Ben Walker, Head of Consumer Practice at Livingston James was delighted to host a Round Table at the Scotch Malt Whisky Society for business leaders from key Scottish consumer businesses around the theme of ‘Raising Our Game to 2030’. James Withers, CEO of Scotland Food & Drink kindly chaired the event and the aim of the discussion was to develop ideas around what the industry can do to help the industry grow.
With a great mix of backgrounds covering food, drink, professional services and, of course, the key industry body there was active debate around several important issues. One of the clear messages was the need to be ‘brave behind the brand’ ensuring a realistic strategy is in place, with the correct level of investment and to then stay true to the brand message. Part of getting the brand correct is understanding your target market and there was universal agreement that Scottish produce is synonymous with high quality and that marketing should reflect this.
Interesting was the feeling for some that overly playing the Scottish heritage was not important as the global consumer was more interested in the product than its heritage, yet for others, the Scottish branding proved the products authenticity – and thus associated quality. What was unanimous is that Scotland Food and Drink have done a great job at promoting the provenance of Scottish produce to the international markets and the need is to ensure that we continue to grow those markets exponentially.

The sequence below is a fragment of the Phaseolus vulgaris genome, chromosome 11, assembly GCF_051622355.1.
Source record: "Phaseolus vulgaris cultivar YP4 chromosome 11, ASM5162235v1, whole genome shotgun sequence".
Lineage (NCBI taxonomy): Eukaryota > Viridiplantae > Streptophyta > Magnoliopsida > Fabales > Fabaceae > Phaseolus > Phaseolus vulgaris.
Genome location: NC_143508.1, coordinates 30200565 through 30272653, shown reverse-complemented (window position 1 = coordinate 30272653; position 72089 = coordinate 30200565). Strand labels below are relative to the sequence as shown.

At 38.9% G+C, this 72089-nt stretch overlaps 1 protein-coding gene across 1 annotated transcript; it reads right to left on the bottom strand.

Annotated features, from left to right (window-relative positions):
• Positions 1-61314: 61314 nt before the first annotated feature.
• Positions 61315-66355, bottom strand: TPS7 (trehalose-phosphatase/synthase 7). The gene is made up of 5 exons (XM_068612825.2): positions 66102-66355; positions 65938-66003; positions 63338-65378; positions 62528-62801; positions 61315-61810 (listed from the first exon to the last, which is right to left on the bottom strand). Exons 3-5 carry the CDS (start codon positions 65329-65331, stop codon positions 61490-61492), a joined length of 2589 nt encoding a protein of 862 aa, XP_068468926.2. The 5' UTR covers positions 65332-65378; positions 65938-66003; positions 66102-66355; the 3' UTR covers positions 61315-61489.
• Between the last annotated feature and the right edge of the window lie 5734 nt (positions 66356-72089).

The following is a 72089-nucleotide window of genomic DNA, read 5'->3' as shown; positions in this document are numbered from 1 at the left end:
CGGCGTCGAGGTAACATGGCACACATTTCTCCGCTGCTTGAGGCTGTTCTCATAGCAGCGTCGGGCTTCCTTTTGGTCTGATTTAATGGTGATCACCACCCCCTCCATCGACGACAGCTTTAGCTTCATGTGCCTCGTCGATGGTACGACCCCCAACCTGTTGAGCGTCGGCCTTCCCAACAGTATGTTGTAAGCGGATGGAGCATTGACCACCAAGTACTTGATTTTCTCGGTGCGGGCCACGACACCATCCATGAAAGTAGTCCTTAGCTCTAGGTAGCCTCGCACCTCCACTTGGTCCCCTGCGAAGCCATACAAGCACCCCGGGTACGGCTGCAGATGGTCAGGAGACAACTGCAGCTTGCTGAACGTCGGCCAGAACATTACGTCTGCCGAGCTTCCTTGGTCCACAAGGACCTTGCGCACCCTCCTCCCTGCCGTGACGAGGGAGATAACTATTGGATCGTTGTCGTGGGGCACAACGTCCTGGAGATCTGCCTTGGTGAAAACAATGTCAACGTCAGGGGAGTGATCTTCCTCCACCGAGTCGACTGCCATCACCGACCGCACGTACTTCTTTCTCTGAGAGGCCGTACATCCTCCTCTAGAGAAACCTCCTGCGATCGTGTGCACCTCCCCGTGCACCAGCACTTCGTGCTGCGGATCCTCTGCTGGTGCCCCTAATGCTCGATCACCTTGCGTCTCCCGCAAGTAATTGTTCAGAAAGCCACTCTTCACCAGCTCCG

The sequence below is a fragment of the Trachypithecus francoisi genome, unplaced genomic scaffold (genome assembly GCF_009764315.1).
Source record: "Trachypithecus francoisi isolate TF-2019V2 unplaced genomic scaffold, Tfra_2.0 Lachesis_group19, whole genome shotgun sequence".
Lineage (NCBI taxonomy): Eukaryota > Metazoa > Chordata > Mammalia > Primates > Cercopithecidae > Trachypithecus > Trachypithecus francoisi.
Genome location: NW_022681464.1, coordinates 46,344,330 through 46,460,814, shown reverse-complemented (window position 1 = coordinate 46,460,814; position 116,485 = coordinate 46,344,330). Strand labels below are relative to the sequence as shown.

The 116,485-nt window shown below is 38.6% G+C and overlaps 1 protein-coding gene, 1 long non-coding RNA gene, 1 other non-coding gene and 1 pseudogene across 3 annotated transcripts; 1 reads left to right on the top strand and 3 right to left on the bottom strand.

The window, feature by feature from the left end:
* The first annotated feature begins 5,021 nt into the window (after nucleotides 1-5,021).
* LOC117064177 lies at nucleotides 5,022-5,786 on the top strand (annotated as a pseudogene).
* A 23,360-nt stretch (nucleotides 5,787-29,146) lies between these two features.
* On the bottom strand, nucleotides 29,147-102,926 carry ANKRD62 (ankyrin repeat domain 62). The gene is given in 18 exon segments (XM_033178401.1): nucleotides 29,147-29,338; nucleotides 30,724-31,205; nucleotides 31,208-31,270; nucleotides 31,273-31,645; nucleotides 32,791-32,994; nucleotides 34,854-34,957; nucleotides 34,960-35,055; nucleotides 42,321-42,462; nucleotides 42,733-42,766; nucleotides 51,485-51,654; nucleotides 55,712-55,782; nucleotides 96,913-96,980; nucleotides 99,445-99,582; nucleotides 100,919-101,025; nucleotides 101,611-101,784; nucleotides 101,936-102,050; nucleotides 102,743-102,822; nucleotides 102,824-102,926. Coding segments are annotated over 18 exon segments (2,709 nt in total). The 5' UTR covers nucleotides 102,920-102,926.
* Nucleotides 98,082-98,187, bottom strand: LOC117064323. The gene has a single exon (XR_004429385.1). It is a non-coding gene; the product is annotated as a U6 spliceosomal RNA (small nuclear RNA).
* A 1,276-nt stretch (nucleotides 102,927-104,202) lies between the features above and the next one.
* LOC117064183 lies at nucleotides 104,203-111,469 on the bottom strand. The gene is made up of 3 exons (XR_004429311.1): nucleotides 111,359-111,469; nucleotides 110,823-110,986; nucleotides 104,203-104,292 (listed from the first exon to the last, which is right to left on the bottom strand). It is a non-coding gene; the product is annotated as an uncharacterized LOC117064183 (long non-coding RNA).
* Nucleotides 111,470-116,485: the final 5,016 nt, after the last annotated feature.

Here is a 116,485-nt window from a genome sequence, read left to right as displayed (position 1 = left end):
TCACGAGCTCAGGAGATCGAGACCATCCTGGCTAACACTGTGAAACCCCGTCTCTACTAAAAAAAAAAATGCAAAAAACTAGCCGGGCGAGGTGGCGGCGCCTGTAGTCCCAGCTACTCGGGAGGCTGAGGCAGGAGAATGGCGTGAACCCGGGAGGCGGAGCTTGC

There was a consensus around the requirement to improve the promotion of the industry as an exciting, interesting and rewarding place to work as it can sometimes be misconstrued as quite slow and safe compared to, for example, the digital industry growing so quickly north of the border. To avoid a talent exodus south it was agreed that engagement with a younger audience through education at school would provide a better platform for understanding the breadth of the industry, and the idea of creating an industry-wide apprenticeship scheme received strong support, although it was acknowledged that this would require funding for smaller firms for whom the revenue is not available.
There was a very positive mood about the industry as a whole with the growth in the craft beer industry, salmon farming, whisky, and gin, amongst others, with an element of frustration that often Government policy can be restrictive in promoting specific sectors and can send negative messages about the products. Cleary the role of Scotland Food and Drink, and especially James Withers is to engage the relevant ministers in constructive dialogue and help them understand what the industry needs to flourish.
So what is the vision for the next 15 years? Invest in brands, work more collectively in developing new markets, maintain the quality, promote the industry domestically and internationally and never lose sight of the need to constantly innovate and improve.
The industry experts were Craig Anderson, CEO, Scottish Salmon Company; Elsa Jack, Director, EJ&C; Neil Boyd, Commercial Director, Ian Macleod Distillers; Larry Weil, Director of International Business Development, Innis & Gunn; Peter Mooney, Director, Achieving Goals; Andrew Ley, Partner, HBJ Gateley; Fergus Hartley, Global Brands Director, Bacardi; Andrew Ewing, Partner, Johnston Carmichael; Allan Miller, Sales & Marketing Director, Paterson Arran and James Withers, CEO, Scotland Food & Drink.
Livingston James is planning to hold regular Round Table events with specific sector focus so please keep an eye out for further industry updates.